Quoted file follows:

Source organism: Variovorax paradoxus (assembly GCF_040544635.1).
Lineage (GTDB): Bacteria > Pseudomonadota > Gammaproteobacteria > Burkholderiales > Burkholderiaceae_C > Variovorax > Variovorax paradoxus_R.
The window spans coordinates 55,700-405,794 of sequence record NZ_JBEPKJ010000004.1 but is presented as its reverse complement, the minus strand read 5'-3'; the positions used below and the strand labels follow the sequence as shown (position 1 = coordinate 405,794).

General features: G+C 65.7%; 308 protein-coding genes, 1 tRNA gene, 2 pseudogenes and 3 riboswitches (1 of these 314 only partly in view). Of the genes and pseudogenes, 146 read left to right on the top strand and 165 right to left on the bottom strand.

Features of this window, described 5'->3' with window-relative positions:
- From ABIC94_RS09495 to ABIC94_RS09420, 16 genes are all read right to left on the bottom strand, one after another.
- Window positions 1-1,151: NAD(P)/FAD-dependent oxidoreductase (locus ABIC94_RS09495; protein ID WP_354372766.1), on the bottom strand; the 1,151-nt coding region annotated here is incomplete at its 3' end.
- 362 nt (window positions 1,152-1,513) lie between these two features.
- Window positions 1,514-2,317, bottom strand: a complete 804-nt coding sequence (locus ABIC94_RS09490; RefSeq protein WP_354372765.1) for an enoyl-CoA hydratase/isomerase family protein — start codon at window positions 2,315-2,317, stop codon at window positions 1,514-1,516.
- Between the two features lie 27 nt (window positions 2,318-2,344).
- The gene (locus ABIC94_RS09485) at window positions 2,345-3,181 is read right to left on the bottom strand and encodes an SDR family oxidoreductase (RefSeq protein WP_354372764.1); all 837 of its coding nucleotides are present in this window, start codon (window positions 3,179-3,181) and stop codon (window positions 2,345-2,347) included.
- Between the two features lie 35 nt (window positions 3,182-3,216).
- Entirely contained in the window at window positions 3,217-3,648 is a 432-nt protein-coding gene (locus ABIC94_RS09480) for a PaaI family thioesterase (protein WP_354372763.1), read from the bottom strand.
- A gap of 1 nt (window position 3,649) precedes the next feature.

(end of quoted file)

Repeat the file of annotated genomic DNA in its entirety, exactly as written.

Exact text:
Source organism: Variovorax paradoxus (assembly GCF_040544635.1).
Lineage (GTDB): Bacteria > Pseudomonadota > Gammaproteobacteria > Burkholderiales > Burkholderiaceae_C > Variovorax > Variovorax paradoxus_R.
The window spans coordinates 55,700-405,794 of sequence record NZ_JBEPKJ010000004.1 but is presented as its reverse complement, the minus strand read 5'-3'; the positions used below and the strand labels follow the sequence as shown (position 1 = coordinate 405,794).

General features: G+C 65.7%; 308 protein-coding genes, 1 tRNA gene, 2 pseudogenes and 3 riboswitches (1 of these 314 only partly in view). Of the genes and pseudogenes, 146 read left to right on the top strand and 165 right to left on the bottom strand.

Features of this window, described 5'->3' with window-relative positions:
- From ABIC94_RS09495 to ABIC94_RS09420, 16 genes are all read right to left on the bottom strand, one after another.
- Window positions 1-1,151: NAD(P)/FAD-dependent oxidoreductase (locus ABIC94_RS09495; protein ID WP_354372766.1), on the bottom strand; the 1,151-nt coding region annotated here is incomplete at its 3' end.
- 362 nt (window positions 1,152-1,513) lie between these two features.
- Window positions 1,514-2,317, bottom strand: a complete 804-nt coding sequence (locus ABIC94_RS09490; RefSeq protein WP_354372765.1) for an enoyl-CoA hydratase/isomerase family protein — start codon at window positions 2,315-2,317, stop codon at window positions 1,514-1,516.
- Between the two features lie 27 nt (window positions 2,318-2,344).
- The gene (locus ABIC94_RS09485) at window positions 2,345-3,181 is read right to left on the bottom strand and encodes an SDR family oxidoreductase (RefSeq protein WP_354372764.1); all 837 of its coding nucleotides are present in this window, start codon (window positions 3,179-3,181) and stop codon (window positions 2,345-2,347) included.
- Between the two features lie 35 nt (window positions 3,182-3,216).
- Entirely contained in the window at window positions 3,217-3,648 is a 432-nt protein-coding gene (locus ABIC94_RS09480) for a PaaI family thioesterase (protein WP_354372763.1), read from the bottom strand.
- A gap of 1 nt (window position 3,649) precedes the next feature.